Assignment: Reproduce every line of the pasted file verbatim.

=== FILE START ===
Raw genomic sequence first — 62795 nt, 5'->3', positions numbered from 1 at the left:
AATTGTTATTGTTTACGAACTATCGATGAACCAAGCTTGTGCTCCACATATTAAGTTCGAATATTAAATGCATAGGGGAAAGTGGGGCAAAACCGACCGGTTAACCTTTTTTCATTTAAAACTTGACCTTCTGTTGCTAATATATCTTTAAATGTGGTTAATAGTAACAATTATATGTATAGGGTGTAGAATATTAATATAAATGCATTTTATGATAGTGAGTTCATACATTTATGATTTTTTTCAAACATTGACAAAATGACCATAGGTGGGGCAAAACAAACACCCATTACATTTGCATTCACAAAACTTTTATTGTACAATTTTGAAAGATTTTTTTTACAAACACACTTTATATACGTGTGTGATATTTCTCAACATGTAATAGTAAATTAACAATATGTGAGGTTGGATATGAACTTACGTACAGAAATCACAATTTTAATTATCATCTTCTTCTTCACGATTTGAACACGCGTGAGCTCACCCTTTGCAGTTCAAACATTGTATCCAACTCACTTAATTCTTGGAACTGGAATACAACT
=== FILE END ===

Raw genomic sequence first — 62795 nt, 5'->3', positions numbered from 1 at the left:
AATTGTTATTGTTTACGAACTATCGATGAACCAAGCTTGTGCTCCACATATTAAGTTCGAATATTAAATGCATAGGGGAAAGTGGGGCAAAACCGACCGGTTAACCTTTTTTCATTTAAAACTTGACCTTCTGTTGCTAATATATCTTTAAATGTGGTTAATAGTAACAATTATATGTATAGGGTGTAGAATATTAATATAAATGCATTTTATGATAGTGAGTTCATACATTTATGATTTTTTTCAAACATTGACAAAATGACCATAGGTGGGGCAAAACAAACACCCATTACATTTGCATTCACAAAACTTTTATTGTACAATTTTGAAAGATTTTTTTTACAAACACACTTTATATACGTGTGTGATATTTCTCAACATGTAATAGTAAATTAACAATATGTGAGGTTGGATATGAACTTACGTACAGAAATCACAATTTTAATTATCATCTTCTTCTTCACGATTTGAACACGCGTGAGCTCACCCTTTGCAGTTCAAACATTGTATCCAACTCACTTAATTCTTGGAACTGGAATACAACT